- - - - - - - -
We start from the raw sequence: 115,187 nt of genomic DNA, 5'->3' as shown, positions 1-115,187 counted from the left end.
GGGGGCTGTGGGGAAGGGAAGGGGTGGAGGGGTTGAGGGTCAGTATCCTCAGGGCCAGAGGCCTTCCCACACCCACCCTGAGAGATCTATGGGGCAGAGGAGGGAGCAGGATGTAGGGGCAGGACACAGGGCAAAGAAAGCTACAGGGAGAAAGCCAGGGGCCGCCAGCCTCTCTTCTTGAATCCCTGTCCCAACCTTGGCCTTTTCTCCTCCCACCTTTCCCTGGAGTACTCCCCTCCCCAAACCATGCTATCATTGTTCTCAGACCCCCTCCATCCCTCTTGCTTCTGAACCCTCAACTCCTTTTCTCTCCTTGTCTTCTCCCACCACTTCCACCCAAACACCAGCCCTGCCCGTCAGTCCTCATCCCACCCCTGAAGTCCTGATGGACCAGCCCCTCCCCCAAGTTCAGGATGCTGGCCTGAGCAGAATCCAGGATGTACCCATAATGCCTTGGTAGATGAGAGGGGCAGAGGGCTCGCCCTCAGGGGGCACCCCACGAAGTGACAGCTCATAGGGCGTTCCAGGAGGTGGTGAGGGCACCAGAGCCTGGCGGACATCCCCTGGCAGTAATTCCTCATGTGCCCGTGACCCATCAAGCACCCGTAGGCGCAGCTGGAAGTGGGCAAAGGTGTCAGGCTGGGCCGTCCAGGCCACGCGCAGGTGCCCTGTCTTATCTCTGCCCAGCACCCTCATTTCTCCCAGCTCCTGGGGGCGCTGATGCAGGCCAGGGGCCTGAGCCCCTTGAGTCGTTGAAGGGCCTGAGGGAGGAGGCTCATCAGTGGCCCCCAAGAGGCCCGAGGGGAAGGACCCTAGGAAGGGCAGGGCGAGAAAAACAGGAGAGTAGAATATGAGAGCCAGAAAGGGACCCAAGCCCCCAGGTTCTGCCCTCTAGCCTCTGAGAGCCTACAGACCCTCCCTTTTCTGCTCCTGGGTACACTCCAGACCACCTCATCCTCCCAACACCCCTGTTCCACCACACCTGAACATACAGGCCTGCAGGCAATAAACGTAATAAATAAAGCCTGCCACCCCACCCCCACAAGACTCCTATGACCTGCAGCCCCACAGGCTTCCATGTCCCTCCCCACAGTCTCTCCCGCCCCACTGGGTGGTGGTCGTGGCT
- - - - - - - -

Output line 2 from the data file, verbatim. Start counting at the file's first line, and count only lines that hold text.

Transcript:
GGGGGCTGTGGGGAAGGGAAGGGGTGGAGGGGTTGAGGGTCAGTATCCTCAGGGCCAGAGGCCTTCCCACACCCACCCTGAGAGATCTATGGGGCAGAGGAGGGAGCAGGATGTAGGGGCAGGACACAGGGCAAAGAAAGCTACAGGGAGAAAGCCAGGGGCCGCCAGCCTCTCTTCTTGAATCCCTGTCCCAACCTTGGCCTTTTCTCCTCCCACCTTTCCCTGGAGTACTCCCCTCCCCAAACCATGCTATCATTGTTCTCAGACCCCCTCCATCCCTCTTGCTTCTGAACCCTCAACTCCTTTTCTCTCCTTGTCTTCTCCCACCACTTCCACCCAAACACCAGCCCTGCCCGTCAGTCCTCATCCCACCCCTGAAGTCCTGATGGACCAGCCCCTCCCCCAAGTTCAGGATGCTGGCCTGAGCAGAATCCAGGATGTACCCATAATGCCTTGGTAGATGAGAGGGGCAGAGGGCTCGCCCTCAGGGGGCACCCCACGAAGTGACAGCTCATAGGGCGTTCCAGGAGGTGGTGAGGGCACCAGAGCCTGGCGGACATCCCCTGGCAGTAATTCCTCATGTGCCCGTGACCCATCAAGCACCCGTAGGCGCAGCTGGAAGTGGGCAAAGGTGTCAGGCTGGGCCGTCCAGGCCACGCGCAGGTGCCCTGTCTTATCTCTGCCCAGCACCCTCATTTCTCCCAGCTCCTGGGGGCGCTGATGCAGGCCAGGGGCCTGAGCCCCTTGAGTCGTTGAAGGGCCTGAGGGAGGAGGCTCATCAGTGGCCCCCAAGAGGCCCGAGGGGAAGGACCCTAGGAAGGGCAGGGCGAGAAAAACAGGAGAGTAGAATATGAGAGCCAGAAAGGGACCCAAGCCCCCAGGTTCTGCCCTCTAGCCTCTGAGAGCCTACAGACCCTCCCTTTTCTGCTCCTGGGTACACTCCAGACCACCTCATCCTCCCAACACCCCTGTTCCACCACACCTGAACATACAGGCCTGCAGGCAATAAACGTAATAAATAAAGCCTGCCACCCCACCCCCACAAGACTCCTATGACCTGCAGCCCCACAGGCTTCCATGTCCCTCCCCACAGTCTCTCCCGCCCCACTGGGTGGTGGTCGTGGCT